Trekking to see the gorilla in the wild is very different depending on the species and location of gorilla that you are tracking, but it is always worth it!
Knowing that one is merely a few feet away from these magnificent, gentle beasts, who are so accepting of your presence is a truly humbling experience, one that you never forget. It’s fascinating to observe a creature which in essence, is so like ourselves in so many respects!
Gorilla mother and baby in the Bwindi forest – courtesy Bwindi Lodge, Volcanoes safaris
To me, every gorilla safari is simply the best – there is no wrong choice here! But it is important to match your individual requirements and preferences to the right safari to ensure you have the experience you are hoping for. Below are some differences (and similarities) between trekking mountain gorillas and lowland gorillas, and between the Congo, Rwanda and Uganda…
There are only estimated to be around 1000 mountain gorillas left in Africa, which is a minuscule number. They live in only two locations; Bwindi Impenetrable Forest in Uganda, and on the Virunga range of extinct volcanoes.
View of the Virunga volcanoes from Virunga Lodge, Rwanda - courtesy of Sinamatella
This habitat spreads over three national parks around the borders of Rwanda (Volcanoes National Park), Uganda (Mgahinga National Park) and the DRC (Virunga National Park).
The plight of the mountain gorillas has been in the public awareness since the 1980s and therefore Rwanda and Uganda have a well-developed tourism industry. There are plenty of options for accommodation, as well as other activities to experience while there, such as chimpanzee trekking or cultural visits to local tribes.
Performance by the Batwa tribe – courtesy of Virunga Lodge and Black Bean Productions
The western lowland gorillas reside in the lowland rain forests of central Africa, with habituated groups that can be trekked in the Republic of the Congo and Central African Republic.
They are much more in number, but there are fewer opportunities to track them, and the best place to see them is in Odzala-Kokoua National Park in the Republic of Congo. Here it is best to spend 7 to 10 days in Odzala in which you undertake a range of activities alongside gorilla tracking. This is a much more intimate experience with the only other visitors that you will see are the very few that are also staying in your lodge.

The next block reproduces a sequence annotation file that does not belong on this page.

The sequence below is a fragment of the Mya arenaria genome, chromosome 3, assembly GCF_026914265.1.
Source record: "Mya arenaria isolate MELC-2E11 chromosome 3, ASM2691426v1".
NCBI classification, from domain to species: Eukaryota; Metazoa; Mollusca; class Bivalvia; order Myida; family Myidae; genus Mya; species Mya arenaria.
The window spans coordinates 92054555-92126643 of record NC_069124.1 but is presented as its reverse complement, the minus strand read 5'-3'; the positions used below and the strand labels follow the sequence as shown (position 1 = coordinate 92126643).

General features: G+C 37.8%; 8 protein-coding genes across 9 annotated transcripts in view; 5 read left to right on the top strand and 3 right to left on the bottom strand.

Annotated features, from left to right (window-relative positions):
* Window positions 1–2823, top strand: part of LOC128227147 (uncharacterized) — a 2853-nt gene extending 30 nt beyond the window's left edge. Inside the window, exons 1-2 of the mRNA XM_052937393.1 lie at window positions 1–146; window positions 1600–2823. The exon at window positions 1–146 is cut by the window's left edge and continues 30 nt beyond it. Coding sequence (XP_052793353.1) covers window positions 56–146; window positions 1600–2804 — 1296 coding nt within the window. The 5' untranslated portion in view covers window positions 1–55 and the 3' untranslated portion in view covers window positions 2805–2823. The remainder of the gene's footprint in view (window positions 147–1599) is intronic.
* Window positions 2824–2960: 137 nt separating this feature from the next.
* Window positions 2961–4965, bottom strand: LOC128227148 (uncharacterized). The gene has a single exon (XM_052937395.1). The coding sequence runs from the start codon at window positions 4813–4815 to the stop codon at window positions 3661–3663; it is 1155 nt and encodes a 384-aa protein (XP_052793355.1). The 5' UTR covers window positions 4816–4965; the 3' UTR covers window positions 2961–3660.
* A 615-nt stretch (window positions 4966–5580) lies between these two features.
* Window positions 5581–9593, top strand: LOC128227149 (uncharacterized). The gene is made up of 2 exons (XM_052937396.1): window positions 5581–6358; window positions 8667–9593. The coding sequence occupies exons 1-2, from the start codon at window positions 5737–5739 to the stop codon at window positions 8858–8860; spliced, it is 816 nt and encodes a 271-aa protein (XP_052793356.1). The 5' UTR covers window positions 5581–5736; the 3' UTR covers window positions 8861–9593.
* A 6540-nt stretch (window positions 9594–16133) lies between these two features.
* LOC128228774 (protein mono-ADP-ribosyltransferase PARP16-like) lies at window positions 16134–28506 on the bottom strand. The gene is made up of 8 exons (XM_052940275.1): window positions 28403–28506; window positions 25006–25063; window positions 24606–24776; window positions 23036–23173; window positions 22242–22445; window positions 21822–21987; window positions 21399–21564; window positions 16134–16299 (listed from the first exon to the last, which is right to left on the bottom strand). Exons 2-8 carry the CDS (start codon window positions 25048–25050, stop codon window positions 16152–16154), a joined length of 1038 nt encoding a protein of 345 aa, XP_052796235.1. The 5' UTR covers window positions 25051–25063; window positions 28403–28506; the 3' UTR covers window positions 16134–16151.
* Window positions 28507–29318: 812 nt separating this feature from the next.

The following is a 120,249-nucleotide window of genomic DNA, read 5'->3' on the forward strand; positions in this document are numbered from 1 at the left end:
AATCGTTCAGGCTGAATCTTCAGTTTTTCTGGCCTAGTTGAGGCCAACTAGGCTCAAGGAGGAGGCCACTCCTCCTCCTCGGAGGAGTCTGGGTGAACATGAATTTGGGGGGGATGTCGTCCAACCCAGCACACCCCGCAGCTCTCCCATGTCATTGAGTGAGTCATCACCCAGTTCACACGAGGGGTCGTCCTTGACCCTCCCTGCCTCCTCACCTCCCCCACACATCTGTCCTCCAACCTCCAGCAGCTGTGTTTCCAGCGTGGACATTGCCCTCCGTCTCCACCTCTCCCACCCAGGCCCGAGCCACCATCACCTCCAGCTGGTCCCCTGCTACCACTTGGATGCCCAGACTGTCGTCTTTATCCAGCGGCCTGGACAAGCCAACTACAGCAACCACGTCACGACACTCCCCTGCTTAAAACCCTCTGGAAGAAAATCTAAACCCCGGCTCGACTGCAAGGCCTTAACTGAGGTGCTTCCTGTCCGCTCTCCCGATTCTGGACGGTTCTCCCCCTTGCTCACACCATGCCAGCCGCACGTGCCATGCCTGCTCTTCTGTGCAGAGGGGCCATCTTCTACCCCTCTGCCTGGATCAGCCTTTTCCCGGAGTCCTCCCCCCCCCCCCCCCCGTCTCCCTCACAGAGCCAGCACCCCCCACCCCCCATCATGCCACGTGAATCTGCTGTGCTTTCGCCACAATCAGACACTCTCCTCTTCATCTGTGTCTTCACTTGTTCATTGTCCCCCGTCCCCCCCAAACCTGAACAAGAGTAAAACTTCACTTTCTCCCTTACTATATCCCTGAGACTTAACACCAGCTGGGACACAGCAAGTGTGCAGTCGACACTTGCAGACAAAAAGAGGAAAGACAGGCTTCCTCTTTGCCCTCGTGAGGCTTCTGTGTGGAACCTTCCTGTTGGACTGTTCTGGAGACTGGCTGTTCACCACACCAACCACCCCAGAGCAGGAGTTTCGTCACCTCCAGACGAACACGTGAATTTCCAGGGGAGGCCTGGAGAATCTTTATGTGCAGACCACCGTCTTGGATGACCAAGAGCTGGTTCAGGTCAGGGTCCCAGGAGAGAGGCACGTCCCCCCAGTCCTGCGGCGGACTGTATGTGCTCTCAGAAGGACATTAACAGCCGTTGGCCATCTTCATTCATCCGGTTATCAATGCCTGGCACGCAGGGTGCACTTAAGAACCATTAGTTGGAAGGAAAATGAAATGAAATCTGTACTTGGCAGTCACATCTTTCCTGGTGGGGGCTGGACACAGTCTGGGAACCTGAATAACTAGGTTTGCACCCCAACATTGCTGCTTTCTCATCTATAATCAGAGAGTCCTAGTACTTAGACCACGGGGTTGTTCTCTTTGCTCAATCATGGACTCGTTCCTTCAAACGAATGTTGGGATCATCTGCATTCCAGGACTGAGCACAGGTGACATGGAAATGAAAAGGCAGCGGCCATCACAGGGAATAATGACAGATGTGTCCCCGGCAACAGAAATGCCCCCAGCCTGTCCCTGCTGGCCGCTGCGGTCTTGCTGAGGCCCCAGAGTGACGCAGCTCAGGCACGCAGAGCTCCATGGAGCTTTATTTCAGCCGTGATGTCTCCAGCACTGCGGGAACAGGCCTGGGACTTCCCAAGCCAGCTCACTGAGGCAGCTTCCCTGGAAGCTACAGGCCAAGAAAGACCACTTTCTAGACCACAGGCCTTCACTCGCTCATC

Walking through the bai from Lango camp, Congo - courtesy of Odzala Discovery Camps
In Rwanda and Uganda, you wake early and head to the park headquarters for briefing. Depending on which national park you are visiting, there are around five or six groups of eight people, each led by guides, park rangers and trackers. Each group tracks one family of gorillas.
The journey begins right from the beginning! One invariably starts off walking through the African villages and small-holdings which is uplifting - the scenery is absolutely beautiful and the children run with you, practising their English or simply pleased to have different company!
Then you walk through - in the case of Uganda - primary forest, until such time that you find your gorilla family. The walks can take anything from around an hour to around four or five hours - depending upon which gorilla group you have and where they are.
Trekking through the forest in Rwanda - courtesy of Bisate Lodge, Wilderness Safaris
In Rwanda, you trek through bamboo forest instead. In both of these the terrain is steep as you are climbing through the forest on the mountain sides. You are able to have porters to assist you with your bags and camera equipment.
In the Congo the gorilla trekking is combined with other days spent in the bais (savannah clearings) where forest elephant and forest buffalo can be seen too. This is an Africa of old, where the experience is utterly magical, with no other tourists.
The maximum group in the Congo is four, so all-round, this is a far more intimate, personal and pristine experience. The trekking tends to be an hour or so away from your lodge, you do not have to travel to a headquarters first as your lodge is already immersed in the forest.
Deck at Ngaga camp – courtesy of Odzala Dicovery Camps
The walks are all pretty flat – good news for those who might struggle with the steeper inclines on treks in Uganda and Rwanda. However the overall experience (such as the transfer between camps) is much more adventurous than those one may have in Rwanda or Uganda.